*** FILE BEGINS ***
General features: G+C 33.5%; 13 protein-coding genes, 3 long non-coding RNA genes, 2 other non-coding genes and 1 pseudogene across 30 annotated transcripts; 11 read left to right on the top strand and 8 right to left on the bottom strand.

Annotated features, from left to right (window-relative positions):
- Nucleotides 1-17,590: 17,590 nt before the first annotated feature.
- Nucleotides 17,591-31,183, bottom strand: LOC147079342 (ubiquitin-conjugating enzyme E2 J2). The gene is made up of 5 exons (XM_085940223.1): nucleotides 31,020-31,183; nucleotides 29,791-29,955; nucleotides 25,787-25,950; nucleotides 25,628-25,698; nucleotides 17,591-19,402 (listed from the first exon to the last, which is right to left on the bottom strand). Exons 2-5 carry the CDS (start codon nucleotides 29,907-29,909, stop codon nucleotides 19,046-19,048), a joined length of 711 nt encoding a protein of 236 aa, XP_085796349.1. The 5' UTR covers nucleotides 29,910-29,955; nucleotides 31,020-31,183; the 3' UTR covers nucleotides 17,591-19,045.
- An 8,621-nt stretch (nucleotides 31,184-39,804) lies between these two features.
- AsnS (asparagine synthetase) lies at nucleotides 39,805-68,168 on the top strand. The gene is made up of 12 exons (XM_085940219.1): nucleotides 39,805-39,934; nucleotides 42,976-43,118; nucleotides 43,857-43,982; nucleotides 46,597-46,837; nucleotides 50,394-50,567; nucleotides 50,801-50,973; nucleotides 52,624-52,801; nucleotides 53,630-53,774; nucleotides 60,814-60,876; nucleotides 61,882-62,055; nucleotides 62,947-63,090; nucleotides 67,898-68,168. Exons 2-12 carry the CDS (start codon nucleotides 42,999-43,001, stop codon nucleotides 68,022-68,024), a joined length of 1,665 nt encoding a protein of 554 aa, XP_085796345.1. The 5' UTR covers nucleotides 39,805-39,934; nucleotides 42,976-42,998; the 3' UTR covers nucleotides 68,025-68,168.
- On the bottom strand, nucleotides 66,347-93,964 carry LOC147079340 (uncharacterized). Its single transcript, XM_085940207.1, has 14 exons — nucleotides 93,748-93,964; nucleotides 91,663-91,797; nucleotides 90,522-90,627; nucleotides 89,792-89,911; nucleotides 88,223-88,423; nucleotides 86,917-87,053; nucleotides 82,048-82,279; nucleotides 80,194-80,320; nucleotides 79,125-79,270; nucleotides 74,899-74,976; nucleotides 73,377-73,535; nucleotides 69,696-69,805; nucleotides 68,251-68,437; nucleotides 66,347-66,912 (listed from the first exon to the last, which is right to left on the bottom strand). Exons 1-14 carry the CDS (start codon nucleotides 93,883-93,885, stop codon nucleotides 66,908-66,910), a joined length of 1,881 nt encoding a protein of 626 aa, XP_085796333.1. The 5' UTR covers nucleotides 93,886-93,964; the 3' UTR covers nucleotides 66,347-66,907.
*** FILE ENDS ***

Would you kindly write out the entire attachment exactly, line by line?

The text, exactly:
General features: G+C 33.5%; 13 protein-coding genes, 3 long non-coding RNA genes, 2 other non-coding genes and 1 pseudogene across 30 annotated transcripts; 11 read left to right on the top strand and 8 right to left on the bottom strand.

Annotated features, from left to right (window-relative positions):
- Nucleotides 1-17,590: 17,590 nt before the first annotated feature.
- Nucleotides 17,591-31,183, bottom strand: LOC147079342 (ubiquitin-conjugating enzyme E2 J2). The gene is made up of 5 exons (XM_085940223.1): nucleotides 31,020-31,183; nucleotides 29,791-29,955; nucleotides 25,787-25,950; nucleotides 25,628-25,698; nucleotides 17,591-19,402 (listed from the first exon to the last, which is right to left on the bottom strand). Exons 2-5 carry the CDS (start codon nucleotides 29,907-29,909, stop codon nucleotides 19,046-19,048), a joined length of 711 nt encoding a protein of 236 aa, XP_085796349.1. The 5' UTR covers nucleotides 29,910-29,955; nucleotides 31,020-31,183; the 3' UTR covers nucleotides 17,591-19,045.
- An 8,621-nt stretch (nucleotides 31,184-39,804) lies between these two features.
- AsnS (asparagine synthetase) lies at nucleotides 39,805-68,168 on the top strand. The gene is made up of 12 exons (XM_085940219.1): nucleotides 39,805-39,934; nucleotides 42,976-43,118; nucleotides 43,857-43,982; nucleotides 46,597-46,837; nucleotides 50,394-50,567; nucleotides 50,801-50,973; nucleotides 52,624-52,801; nucleotides 53,630-53,774; nucleotides 60,814-60,876; nucleotides 61,882-62,055; nucleotides 62,947-63,090; nucleotides 67,898-68,168. Exons 2-12 carry the CDS (start codon nucleotides 42,999-43,001, stop codon nucleotides 68,022-68,024), a joined length of 1,665 nt encoding a protein of 554 aa, XP_085796345.1. The 5' UTR covers nucleotides 39,805-39,934; nucleotides 42,976-42,998; the 3' UTR covers nucleotides 68,025-68,168.
- On the bottom strand, nucleotides 66,347-93,964 carry LOC147079340 (uncharacterized). Its single transcript, XM_085940207.1, has 14 exons — nucleotides 93,748-93,964; nucleotides 91,663-91,797; nucleotides 90,522-90,627; nucleotides 89,792-89,911; nucleotides 88,223-88,423; nucleotides 86,917-87,053; nucleotides 82,048-82,279; nucleotides 80,194-80,320; nucleotides 79,125-79,270; nucleotides 74,899-74,976; nucleotides 73,377-73,535; nucleotides 69,696-69,805; nucleotides 68,251-68,437; nucleotides 66,347-66,912 (listed from the first exon to the last, which is right to left on the bottom strand). Exons 1-14 carry the CDS (start codon nucleotides 93,883-93,885, stop codon nucleotides 66,908-66,910), a joined length of 1,881 nt encoding a protein of 626 aa, XP_085796333.1. The 5' UTR covers nucleotides 93,886-93,964; the 3' UTR covers nucleotides 66,347-66,907.